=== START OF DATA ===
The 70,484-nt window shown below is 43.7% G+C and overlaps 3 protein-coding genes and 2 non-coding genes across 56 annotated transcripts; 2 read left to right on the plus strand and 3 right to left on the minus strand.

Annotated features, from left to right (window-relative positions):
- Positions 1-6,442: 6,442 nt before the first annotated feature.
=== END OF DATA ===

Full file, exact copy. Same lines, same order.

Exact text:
The 70,484-nt window shown below is 43.7% G+C and overlaps 3 protein-coding genes and 2 non-coding genes across 56 annotated transcripts; 2 read left to right on the plus strand and 3 right to left on the minus strand.

Annotated features, from left to right (window-relative positions):
- Positions 1-6,442: 6,442 nt before the first annotated feature.